Is the lawsuit against Jim Boeheim and Syracuse University about the money or is it about justice? Unfortunately, it may not matter because the lawsuit could very well be a setback for victims’ rights.
To be sure, the two victims/Plaintiffs have told us that the lawsuit is not about the money. But, admit it, whenever you hear the words “it is not about the money,” the first thing that comes to mind is that “it must be about the money.” When it is a free agent taking 5% more to move across the country, it is always accompanied by a statement that it is not about the money. Instead, it is often portrayed as a “respect” issue. Of course, the disrespect arose out of a lack of offered money or the timing of the offer. If you have to say it is not about the money, people hearing that tend to think it is because it absolutely is about the money.
The Bernie Fine matter is not about free agency. Instead, this lawsuit is based on Boeheim calling the accusers “liars” and stating that they were doing this for the money. Surely, the irony in someone filing a civil lawsuit for monetary damages was lost on nobody, including the Confidential. But if that irony is not enough, note that the two accusers/Plaintiffs claim that this lawsuit is about justice for other victims. Mike Lang’s statement was as follows:
“Coming forward was one of the hardest things I’ve had to do in my life, and I hope by doing this, I can help other victims have the courage to also come forward — not just in this case, but in any case in which they have been abused,” Lang said.
Stop and think about that for a moment. It’s not about the money, it is about justice and encouraging other victims to come forward.
The problem is that, from a justice standpoint, Bernie Fine has already been fired. Jim Boeheim was taken to task by the media for his non-sympathetic comments and ultimately had to apologize. In apologizing, Boeheim actually cleared the way for other victims to come forward in this and all cases. Boeheim and his wife are even going to focus on supporting victims. By all accounts–short of Bernie Fine being convicted–these two accusers/Plaintiffs have already been quite vindicated. Quite a step forward for both of them and other victims’ rights.
Until yesterday. In filing the lawsuit, the two accusers/Plaintiffs demonstrated that justice will not be served unless they get more publicity and cash damages in their pocket. Again, like everyone else who professes that it is not about the money, the knee-jerk reaction is skepticism. If Fine was still suspended, it would be understandable that they would need to press forward. If Boeheim had not been criticized in the media or had not provided the sincere apologies, it would be understandable that they would need to press forward. But Fine was fired. Boeheim apologized. The Onondaga County District Attorney called the two accusers/Plaintiffs credible just a few days earlier. If there was ever a point for these two accusers/Plaintiffs to feel that Syracuse and the nation supported them, it was the point of time that existed on Monday, December 12, 2011.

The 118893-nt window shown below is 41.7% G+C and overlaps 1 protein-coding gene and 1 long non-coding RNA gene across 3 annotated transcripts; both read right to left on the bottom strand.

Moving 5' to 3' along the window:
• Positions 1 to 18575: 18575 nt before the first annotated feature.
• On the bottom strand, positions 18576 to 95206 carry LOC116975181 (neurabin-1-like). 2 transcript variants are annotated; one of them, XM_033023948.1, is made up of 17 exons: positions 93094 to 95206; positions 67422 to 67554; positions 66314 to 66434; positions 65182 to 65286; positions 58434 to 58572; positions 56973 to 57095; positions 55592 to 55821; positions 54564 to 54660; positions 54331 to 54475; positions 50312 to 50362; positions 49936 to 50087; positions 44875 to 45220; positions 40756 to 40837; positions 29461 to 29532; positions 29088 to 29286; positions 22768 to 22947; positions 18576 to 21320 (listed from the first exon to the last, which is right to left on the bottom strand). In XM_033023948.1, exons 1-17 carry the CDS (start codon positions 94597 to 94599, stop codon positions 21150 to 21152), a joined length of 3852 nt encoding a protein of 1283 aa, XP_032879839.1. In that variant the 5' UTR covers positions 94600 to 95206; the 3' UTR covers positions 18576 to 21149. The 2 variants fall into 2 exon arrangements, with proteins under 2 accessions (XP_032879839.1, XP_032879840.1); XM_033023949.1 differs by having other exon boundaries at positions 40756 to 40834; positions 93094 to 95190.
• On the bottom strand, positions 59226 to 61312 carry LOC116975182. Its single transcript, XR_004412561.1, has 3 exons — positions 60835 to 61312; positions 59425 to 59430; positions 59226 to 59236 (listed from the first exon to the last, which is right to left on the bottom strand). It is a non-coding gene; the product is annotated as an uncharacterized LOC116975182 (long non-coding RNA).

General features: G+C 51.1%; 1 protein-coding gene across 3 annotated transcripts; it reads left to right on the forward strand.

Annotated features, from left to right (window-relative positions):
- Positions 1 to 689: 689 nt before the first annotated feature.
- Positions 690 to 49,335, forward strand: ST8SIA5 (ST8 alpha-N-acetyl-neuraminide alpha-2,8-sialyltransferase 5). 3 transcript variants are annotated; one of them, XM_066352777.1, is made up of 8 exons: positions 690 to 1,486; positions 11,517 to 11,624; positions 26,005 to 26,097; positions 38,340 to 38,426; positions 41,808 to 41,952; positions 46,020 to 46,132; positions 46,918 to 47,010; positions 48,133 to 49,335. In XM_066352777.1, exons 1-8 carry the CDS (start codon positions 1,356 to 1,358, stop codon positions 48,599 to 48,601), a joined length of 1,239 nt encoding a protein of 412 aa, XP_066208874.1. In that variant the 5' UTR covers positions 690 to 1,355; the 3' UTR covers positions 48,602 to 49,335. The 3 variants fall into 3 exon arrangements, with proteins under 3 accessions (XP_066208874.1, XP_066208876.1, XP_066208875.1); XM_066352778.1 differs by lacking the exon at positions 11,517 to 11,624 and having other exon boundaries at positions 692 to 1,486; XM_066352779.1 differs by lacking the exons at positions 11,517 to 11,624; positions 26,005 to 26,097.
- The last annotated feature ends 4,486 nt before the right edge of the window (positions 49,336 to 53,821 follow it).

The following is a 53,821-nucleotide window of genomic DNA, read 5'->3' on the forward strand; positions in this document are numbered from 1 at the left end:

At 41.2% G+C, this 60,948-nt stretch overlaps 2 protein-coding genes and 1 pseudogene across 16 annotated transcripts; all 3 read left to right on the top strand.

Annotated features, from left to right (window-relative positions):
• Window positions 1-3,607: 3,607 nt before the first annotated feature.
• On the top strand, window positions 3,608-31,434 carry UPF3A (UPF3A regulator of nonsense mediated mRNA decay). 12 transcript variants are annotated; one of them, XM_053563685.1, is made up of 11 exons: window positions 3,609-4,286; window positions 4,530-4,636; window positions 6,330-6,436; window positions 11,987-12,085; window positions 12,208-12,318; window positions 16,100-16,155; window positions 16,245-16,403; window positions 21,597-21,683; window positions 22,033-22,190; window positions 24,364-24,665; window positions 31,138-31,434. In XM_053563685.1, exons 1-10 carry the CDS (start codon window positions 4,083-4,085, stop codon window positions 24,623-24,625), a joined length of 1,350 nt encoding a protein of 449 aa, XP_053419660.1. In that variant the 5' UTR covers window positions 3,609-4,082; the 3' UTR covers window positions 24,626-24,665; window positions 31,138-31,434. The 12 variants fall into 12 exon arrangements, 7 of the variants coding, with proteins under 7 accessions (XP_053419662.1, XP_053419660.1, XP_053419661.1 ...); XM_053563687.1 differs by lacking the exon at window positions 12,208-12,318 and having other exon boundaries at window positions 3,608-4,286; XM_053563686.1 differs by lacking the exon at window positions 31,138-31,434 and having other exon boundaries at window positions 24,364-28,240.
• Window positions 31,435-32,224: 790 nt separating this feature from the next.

Despite all of that, Tuesday, December 13, 2011, brought a lawsuit. Not a lawsuit against Fine–the perpetrator of the crimes. This is not the Goldmans suing OJ Simpson because the criminal proceedings failed to establish his guilt. This is not even the situation with third accuser Zach Tomaselli, who is suing Fine and only Fine. Instead, the two plaintiffs/accusers went after Jim Boeheim and Syracuse University. The deeper pockets.
Most importantly–let’s go back to the purported basis for the lawsuits–protecting other victims. What happens if another victim comes forward on Friday? Now that the two accusers have become Plaintiffs, will the consensus be that this new victim is merely hopping on the litigation bandwagon? After all, this victim did not come forward until after the lawsuit was filed. If there is a new round of abuse in some other area of the country–those communities will have to grapple with the question of whether it is real or just a fabricated money grab. Will future alleged victims be criticized for not filing a lawsuit? Will the failure to hire a Gloria Allred be seen as “proof” that these victims are not willing to have their theories tested in a court of law? Will the rest of the nation determine that it is a minor scandal because the court system is not involved? Will future victims reach a determination that coming forward only leads to litigation one way or another–a risk that ends up leading to more victims choosing to silently suffer? The answers to these questions may very well end up being adverse to victims.
If the accusers/Plaintiffs REALLY wanted to help victims, they had every opportunity to do so without pursuing litigation. A combined effort by Lang, Davis, the Boeheims, Syracuse law enforcement, and Syracuse University could have made a real difference in changing the culture. A coalition like that would have changed the community and could have helped change things nationally. However, that utopia was no match for the allure of publicity and cash. So, instead of taking three steps forward, this issue will have taken two steps forward and then one step backward. The two accusers/Plaintiffs have decided to leave it to other victims to victims to take it to the next level. So much for helping other victims. That is not merely irony, but disappointing.
What do you think? Is this lawsuit really going to help other victims everywhere?